English translation by community member Anna L.
The city of Bukavu, formerly known as the Switzerland of Africa for its green hills, lakes, rivers, and mountain climate, is divided into three municipalities.
Today, the city has expanded and encompasses rural-urban municipalities and peripheral neighborhoods. Its hills and lake fronts have been invaded by random construction. According to city hall statistics, Bukavu had a population of 459,070 in 2004, which grew to 622,477 in 2009. An exodus from rural areas and lack of security in the province's interior mean that this number is constantly growing.
The Water Distribution Authority, REGIDESO, provides the city's water, but despite its modernized equipment, the Authority always provides a deficient supply. Throughout the year, thousands of REGIDESO customers have no water flowing from their faucets.
To facilitate what little access the population has to water, several NGOs have built tap stands. Subscribers for each tap stand number 150 to 200 families.
During the dry season (June through August), REGIDESO and the residents of Bukavu suffer a dramatically reduced water supply. For several years now, REGIDESO has recorded increasingly lower water levels at this time at catchment sites in the Murundu hills approximately 10 km from Bukavu.
This reduced availability leads to a deficiency if not a total lack of water in almost all municipalities and neighborhoods. Therefore, people, particularly children, go to collect water for their families at marked source points, generally near homes in the lowland areas.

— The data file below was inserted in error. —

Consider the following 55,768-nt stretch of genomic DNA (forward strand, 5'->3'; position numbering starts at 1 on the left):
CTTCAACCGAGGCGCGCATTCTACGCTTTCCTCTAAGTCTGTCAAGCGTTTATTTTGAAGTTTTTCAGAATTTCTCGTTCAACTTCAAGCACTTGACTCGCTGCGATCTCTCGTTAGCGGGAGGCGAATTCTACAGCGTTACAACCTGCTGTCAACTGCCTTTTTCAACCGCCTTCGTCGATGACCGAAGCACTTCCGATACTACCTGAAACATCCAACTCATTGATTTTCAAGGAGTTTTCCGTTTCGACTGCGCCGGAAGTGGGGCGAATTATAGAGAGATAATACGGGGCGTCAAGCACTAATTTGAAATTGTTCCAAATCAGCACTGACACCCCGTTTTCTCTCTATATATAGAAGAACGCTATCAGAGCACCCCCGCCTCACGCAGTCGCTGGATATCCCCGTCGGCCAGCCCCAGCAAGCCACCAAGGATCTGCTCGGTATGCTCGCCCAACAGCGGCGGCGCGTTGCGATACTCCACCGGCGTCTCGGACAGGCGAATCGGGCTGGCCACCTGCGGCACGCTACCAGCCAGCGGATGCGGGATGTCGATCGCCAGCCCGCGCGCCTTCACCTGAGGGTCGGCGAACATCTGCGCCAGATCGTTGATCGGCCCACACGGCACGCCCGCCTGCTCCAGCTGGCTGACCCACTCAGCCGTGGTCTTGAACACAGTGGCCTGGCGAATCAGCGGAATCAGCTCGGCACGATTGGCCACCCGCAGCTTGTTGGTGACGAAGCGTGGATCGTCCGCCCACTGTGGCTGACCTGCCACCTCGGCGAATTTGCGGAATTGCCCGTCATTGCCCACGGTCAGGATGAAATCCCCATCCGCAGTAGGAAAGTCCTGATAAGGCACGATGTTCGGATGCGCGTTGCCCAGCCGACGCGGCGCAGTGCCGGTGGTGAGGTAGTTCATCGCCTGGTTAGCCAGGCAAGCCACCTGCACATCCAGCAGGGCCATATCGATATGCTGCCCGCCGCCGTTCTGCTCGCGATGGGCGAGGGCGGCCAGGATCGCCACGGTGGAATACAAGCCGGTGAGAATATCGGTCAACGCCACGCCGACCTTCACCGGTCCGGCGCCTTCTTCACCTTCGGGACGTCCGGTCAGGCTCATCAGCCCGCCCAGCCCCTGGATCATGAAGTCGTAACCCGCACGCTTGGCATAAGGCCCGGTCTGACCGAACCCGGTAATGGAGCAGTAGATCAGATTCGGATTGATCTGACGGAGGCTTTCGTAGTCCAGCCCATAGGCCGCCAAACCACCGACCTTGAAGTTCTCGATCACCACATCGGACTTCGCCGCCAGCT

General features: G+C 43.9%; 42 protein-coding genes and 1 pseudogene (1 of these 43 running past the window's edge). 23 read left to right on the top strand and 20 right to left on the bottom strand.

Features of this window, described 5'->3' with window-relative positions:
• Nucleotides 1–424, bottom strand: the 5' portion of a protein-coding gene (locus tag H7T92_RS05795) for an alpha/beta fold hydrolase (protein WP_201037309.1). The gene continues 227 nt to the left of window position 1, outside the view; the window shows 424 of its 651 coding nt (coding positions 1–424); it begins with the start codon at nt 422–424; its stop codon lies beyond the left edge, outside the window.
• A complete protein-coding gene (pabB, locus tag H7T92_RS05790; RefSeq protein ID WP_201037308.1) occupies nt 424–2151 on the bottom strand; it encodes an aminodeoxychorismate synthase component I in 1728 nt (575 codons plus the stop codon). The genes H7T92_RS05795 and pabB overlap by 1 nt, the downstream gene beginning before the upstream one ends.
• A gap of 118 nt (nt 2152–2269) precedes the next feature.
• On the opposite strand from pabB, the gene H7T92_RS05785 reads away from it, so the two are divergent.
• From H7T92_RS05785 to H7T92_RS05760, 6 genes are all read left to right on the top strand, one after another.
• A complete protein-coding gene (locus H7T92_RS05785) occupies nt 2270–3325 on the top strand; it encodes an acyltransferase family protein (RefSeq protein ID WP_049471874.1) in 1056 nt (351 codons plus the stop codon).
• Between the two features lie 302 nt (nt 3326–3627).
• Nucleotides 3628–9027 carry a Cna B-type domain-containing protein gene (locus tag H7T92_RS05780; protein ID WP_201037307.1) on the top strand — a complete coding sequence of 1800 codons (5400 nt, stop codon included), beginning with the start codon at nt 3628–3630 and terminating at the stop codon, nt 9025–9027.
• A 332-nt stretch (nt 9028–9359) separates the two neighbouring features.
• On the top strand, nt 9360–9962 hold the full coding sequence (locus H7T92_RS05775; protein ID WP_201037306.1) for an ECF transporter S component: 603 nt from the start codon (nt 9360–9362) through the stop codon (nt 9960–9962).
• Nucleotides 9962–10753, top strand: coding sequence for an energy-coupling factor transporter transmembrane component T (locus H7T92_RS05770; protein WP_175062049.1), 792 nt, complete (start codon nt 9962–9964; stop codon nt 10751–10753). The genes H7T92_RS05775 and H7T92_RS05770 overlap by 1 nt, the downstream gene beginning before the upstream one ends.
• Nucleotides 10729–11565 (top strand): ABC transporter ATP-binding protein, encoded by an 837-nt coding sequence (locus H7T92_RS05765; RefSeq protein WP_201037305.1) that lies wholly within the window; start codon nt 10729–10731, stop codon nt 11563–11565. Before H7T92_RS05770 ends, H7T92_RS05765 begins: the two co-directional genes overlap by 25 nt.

Since vacation began, from 5 in the morning, I hear children running in the lane facing my house drumming empty plastic containers. When I wake up at 6, I see other children in the lane and still others returning, filled containers in hand or on their backs. Going to the office, I see more groups of children, girls and boys with 10- to 20-liter containers. Many have gone to neighborhoods 2 kilometers from their homes. On the city's main artery, I see many cars with containers of water.
In my neighborhood, the only time water flows from the faucet is for a few minutes after midnight. This means I have to stay up every night to secure two to three 20-liter containers of water, which I use very carefully.
Though water scarcity in Bukavu is nothing new, every year the residents' ink flows and their voices raise in complaint. Everyone is upset by the fact that children have to spend their vacation fetching water. I hear people's complaints in the media every day. Consumer rights organizations are constantly denouncing our lack of water, which, above all, deprives children of their rest.
As someone facing this recurring shortage, I share the generally held view that the seasonal drying up of water sources can be attributed to environmental destruction caused by cutting down trees; now the dry season lasts too long, longer than it used to.
As a parent, I find it depressing to see children, girls and boys, all day long with containers of water because I support respect for children's rights and people's socio-economic and cultural rights.